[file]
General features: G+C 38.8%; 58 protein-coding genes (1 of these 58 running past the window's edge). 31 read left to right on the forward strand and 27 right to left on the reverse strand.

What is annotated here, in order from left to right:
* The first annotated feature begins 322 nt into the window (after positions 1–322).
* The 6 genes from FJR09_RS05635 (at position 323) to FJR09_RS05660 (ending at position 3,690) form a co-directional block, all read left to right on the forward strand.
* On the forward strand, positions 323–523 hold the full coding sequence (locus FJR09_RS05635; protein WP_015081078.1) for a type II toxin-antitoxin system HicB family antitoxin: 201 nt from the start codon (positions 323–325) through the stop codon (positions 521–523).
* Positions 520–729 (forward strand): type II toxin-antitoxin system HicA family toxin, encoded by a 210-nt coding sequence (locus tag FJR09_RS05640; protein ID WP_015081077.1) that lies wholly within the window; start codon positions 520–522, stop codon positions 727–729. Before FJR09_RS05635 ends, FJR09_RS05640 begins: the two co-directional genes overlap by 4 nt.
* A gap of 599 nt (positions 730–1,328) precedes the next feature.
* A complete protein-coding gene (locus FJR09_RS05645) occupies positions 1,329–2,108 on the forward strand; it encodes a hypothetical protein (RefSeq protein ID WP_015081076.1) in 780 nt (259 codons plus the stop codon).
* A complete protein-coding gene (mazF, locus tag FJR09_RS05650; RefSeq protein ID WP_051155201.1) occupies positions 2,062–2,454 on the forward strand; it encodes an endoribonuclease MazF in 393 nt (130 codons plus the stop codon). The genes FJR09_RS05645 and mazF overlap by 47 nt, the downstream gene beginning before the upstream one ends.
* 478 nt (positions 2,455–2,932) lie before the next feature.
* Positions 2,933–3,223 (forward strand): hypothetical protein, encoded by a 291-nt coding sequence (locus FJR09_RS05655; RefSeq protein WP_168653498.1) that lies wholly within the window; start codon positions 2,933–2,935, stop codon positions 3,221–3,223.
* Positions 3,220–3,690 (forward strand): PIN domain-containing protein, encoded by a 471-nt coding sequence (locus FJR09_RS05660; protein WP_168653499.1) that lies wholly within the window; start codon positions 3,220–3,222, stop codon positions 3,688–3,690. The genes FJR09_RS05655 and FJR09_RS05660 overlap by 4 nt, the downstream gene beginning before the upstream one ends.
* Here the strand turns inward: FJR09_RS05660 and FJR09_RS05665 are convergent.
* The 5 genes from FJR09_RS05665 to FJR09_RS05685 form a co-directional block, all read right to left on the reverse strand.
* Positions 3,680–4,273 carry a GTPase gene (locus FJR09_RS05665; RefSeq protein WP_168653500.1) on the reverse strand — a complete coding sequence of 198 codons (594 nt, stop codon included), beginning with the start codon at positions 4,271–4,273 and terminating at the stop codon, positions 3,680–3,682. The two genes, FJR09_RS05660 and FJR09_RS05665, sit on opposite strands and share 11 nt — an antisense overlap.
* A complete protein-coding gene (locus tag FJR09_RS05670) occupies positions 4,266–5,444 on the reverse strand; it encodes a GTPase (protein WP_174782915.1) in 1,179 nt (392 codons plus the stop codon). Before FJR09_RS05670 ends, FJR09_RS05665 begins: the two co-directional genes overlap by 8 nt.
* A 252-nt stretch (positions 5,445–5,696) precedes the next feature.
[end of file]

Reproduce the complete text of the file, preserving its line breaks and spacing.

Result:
General features: G+C 38.8%; 58 protein-coding genes (1 of these 58 running past the window's edge). 31 read left to right on the forward strand and 27 right to left on the reverse strand.

What is annotated here, in order from left to right:
* The first annotated feature begins 322 nt into the window (after positions 1–322).
* The 6 genes from FJR09_RS05635 (at position 323) to FJR09_RS05660 (ending at position 3,690) form a co-directional block, all read left to right on the forward strand.
* On the forward strand, positions 323–523 hold the full coding sequence (locus FJR09_RS05635; protein WP_015081078.1) for a type II toxin-antitoxin system HicB family antitoxin: 201 nt from the start codon (positions 323–325) through the stop codon (positions 521–523).
* Positions 520–729 (forward strand): type II toxin-antitoxin system HicA family toxin, encoded by a 210-nt coding sequence (locus tag FJR09_RS05640; protein ID WP_015081077.1) that lies wholly within the window; start codon positions 520–522, stop codon positions 727–729. Before FJR09_RS05635 ends, FJR09_RS05640 begins: the two co-directional genes overlap by 4 nt.
* A gap of 599 nt (positions 730–1,328) precedes the next feature.
* A complete protein-coding gene (locus FJR09_RS05645) occupies positions 1,329–2,108 on the forward strand; it encodes a hypothetical protein (RefSeq protein ID WP_015081076.1) in 780 nt (259 codons plus the stop codon).
* A complete protein-coding gene (mazF, locus tag FJR09_RS05650; RefSeq protein ID WP_051155201.1) occupies positions 2,062–2,454 on the forward strand; it encodes an endoribonuclease MazF in 393 nt (130 codons plus the stop codon). The genes FJR09_RS05645 and mazF overlap by 47 nt, the downstream gene beginning before the upstream one ends.
* 478 nt (positions 2,455–2,932) lie before the next feature.
* Positions 2,933–3,223 (forward strand): hypothetical protein, encoded by a 291-nt coding sequence (locus FJR09_RS05655; RefSeq protein WP_168653498.1) that lies wholly within the window; start codon positions 2,933–2,935, stop codon positions 3,221–3,223.
* Positions 3,220–3,690 (forward strand): PIN domain-containing protein, encoded by a 471-nt coding sequence (locus FJR09_RS05660; protein WP_168653499.1) that lies wholly within the window; start codon positions 3,220–3,222, stop codon positions 3,688–3,690. The genes FJR09_RS05655 and FJR09_RS05660 overlap by 4 nt, the downstream gene beginning before the upstream one ends.
* Here the strand turns inward: FJR09_RS05660 and FJR09_RS05665 are convergent.
* The 5 genes from FJR09_RS05665 to FJR09_RS05685 form a co-directional block, all read right to left on the reverse strand.
* Positions 3,680–4,273 carry a GTPase gene (locus FJR09_RS05665; RefSeq protein WP_168653500.1) on the reverse strand — a complete coding sequence of 198 codons (594 nt, stop codon included), beginning with the start codon at positions 4,271–4,273 and terminating at the stop codon, positions 3,680–3,682. The two genes, FJR09_RS05660 and FJR09_RS05665, sit on opposite strands and share 11 nt — an antisense overlap.
* A complete protein-coding gene (locus tag FJR09_RS05670) occupies positions 4,266–5,444 on the reverse strand; it encodes a GTPase (protein WP_174782915.1) in 1,179 nt (392 codons plus the stop codon). Before FJR09_RS05670 ends, FJR09_RS05665 begins: the two co-directional genes overlap by 8 nt.
* A 252-nt stretch (positions 5,445–5,696) precedes the next feature.